445 Minnesota Street
St. Paul, Ms 55101-2130

April 1, 2004

On behalf of Minnesota Attorney General Mike Hatch, I thank you for your correspondence received March 15, 2004 and the materials you submitted with your letter.

You are concerned about the potential adverse health effects connected with consumption of the food additive aspartame. You state that in a recent letter, this Office referred a complainant to the United States Food and Drug Administration ("FDA"), which has jurisdiction over food additives. You indicate that the FDA itself played a role in approving the use of aspartame before it had been proven to be safe for human consumption. You state that the FDA established a Board of Inquiry to review studies of the safety of aspartame. You indicate that the Board of Inquiry concluded that aspartame was not safe and caused brain tumors, and the Board revoke the petition for approval of aspartame. You indicate the FDA Commissioner, Arthur Hayes, nevertheless overruled the Board of Inquiry and approved aspartame.

You understand that a company called American Water Star has been permitted to sell products containing aspartame in some Minnesota schools. Because of your concerns about aspartame, you would like this Office to prevent such sales. You ask for any assistance this Office can provide.

Under Minnesota law, the Attorney General's Office has limited authority. For instance, it has jurisdiction to represent State agencies. It does not, however, have jurisdiction to represent private citizens. Notwithstanding this limitation, I can provide the following comments, which I hope will be helpful.

First, I reviewed the materials you enclosed. I note that the Board of Inquiry's opinion does conclude that aspartame, at least when administered in large quantities, could contribute to the development of brain tumors, and it recommended that approval for its use in food should be withheld until further experiments could be concluded. As you note, the FDA nevertheless approved the use of aspartame as a food additive.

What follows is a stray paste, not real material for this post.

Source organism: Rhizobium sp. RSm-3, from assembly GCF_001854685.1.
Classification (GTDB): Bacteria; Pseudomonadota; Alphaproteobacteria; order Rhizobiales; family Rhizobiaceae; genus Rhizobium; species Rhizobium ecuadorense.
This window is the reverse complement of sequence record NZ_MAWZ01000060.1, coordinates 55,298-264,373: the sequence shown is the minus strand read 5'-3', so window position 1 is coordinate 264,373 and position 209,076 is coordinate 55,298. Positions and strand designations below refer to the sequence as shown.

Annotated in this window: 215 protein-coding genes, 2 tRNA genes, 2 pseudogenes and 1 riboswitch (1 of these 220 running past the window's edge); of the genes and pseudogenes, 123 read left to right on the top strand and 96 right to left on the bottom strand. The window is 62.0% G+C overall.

Second, the FDA is a federal agency over which states have no authority. Further, states do not have authority to regulate the use of food additives such as aspartame. Indeed, states are specifically preempted from enacting such regulations. As a result, this Office does not have authority to take any additional action regarding the use of aspartame as a food additive.

Third, you believe that schools in Minnesota should not permit the sale of beverages that contain aspartame. School districts are autonomous units of government and free to make their own decisions as to how their schools are administered and what products are offered for sale to their students. Because you feel strongly about this issue, I encourage you to determine which school districts are offering American Water Star Products and contact the school boards in those districts directly to raise your concerns. I note that you have already contacted the Minnesota Department of Education about this matter. The Minnesota Department of Education may be able to provide you with contact information for Minnesota school districts.

I hope this information is helpful. I thank you for your correspondence.


Kristen M. Olsen
Assistant Attorney General

Courtesy of:

Dr. Betty Martini, Founder
Mission Possible International
9270 River Club Parkway
Duluth, Georgia 30097